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Courtesy of Isabel Sangro
Courtesy of Isabel Sangro

The History Of Casa Amatller In 1 Minute

Picture of Anna Jauhola
Updated: 10 June 2016
Casa Amatller, standing next to Antoni Gaudí’s Casa Batlló on Passeig de Gracia in Barcelona, is an important Modernisme style building designed by the Catalan Spanish modernista architect Josep Puig i Cadafalch. In 1898, the house was purchased by chocolatier Antoni Amatller Costa who then ordered the architect to redesign the building that was originally constructed by another architect, Antoni Robert, back in 1875. Casa Amatller is part of the ‘Block of Discord’ – prominent modernista houses located close to each other on the same block – including Gaudí’s Casa Batlló and Lluís Domènech i Montaner’s Casa Lleó-Morera.

 

Josep Puig i Cadafalch designed the building during his modernista period but also incorporated Germanic and neo-Gothic stylistic details to the design of the house: the façade of Casa Amatller is flat and the basic layout follows the design of an urban-Gothic palace with its façade, the central patio and the staircase providing access to the rooms of the building.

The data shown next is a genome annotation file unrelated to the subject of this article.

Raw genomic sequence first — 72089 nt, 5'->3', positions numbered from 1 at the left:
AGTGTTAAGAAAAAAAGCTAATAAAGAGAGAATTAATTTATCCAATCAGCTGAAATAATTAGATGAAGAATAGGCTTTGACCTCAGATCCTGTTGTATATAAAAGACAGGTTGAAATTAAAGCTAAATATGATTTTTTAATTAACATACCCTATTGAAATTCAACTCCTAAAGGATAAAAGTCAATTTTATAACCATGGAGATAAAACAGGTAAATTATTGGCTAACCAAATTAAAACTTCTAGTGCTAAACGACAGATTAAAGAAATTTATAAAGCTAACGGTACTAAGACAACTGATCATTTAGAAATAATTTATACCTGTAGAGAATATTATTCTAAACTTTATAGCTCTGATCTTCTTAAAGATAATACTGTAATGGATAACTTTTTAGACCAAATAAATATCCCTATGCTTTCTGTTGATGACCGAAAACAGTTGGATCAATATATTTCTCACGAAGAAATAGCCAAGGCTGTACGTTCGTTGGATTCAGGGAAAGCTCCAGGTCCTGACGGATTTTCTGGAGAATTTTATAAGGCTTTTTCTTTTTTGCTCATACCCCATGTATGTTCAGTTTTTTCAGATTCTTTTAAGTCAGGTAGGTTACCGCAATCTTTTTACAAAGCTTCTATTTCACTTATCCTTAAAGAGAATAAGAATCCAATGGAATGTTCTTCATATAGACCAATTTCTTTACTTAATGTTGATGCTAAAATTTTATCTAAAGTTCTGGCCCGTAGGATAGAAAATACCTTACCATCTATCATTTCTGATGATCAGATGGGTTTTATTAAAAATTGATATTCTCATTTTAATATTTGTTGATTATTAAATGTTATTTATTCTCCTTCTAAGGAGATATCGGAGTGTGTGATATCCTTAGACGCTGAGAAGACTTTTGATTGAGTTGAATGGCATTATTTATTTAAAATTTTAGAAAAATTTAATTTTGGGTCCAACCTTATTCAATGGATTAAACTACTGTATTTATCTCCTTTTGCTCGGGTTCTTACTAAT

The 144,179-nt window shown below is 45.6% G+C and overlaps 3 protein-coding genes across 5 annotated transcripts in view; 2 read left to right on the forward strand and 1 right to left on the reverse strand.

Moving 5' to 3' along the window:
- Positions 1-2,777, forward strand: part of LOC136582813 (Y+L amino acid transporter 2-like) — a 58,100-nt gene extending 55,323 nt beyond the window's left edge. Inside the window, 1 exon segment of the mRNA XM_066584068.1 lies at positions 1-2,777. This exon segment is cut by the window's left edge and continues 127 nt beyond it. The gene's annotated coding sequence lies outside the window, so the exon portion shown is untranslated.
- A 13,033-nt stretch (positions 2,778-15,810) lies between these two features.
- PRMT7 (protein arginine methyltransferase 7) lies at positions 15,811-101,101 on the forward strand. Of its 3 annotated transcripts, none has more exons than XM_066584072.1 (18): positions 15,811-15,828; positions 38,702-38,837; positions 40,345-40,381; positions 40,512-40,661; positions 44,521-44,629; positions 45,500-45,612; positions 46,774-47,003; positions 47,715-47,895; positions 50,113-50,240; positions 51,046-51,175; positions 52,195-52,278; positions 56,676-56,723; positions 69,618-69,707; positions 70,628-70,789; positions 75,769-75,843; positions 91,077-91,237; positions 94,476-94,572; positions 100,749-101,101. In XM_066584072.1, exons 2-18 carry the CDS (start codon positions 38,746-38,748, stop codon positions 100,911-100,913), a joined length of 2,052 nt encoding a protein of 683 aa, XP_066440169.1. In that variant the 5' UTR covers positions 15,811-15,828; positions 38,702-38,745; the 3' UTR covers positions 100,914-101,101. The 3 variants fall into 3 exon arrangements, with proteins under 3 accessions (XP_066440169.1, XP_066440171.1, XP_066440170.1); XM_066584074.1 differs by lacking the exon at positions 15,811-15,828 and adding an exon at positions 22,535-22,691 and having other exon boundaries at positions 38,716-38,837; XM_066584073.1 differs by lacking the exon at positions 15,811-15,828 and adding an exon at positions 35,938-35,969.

The construction work of Casa Amatller was finalised in 1900. Similar to other modernista buildings, the main architect and designer Puig i Cadafalch worked jointly with some of the city’s talented craftsmen and sculptors in order to master all the details of the building. Casa Amatller was declared a historic-artistic monument in 1976. Nowadays, only the ground floor is accessible to the visitors – it houses the caretaker’s office which has survived intact and where one of the finest stained-glass windows of the modernista era is located. To find out more about the guided visits and visiting hours, visit Foundation Amatller’s homepage (only in Catalan).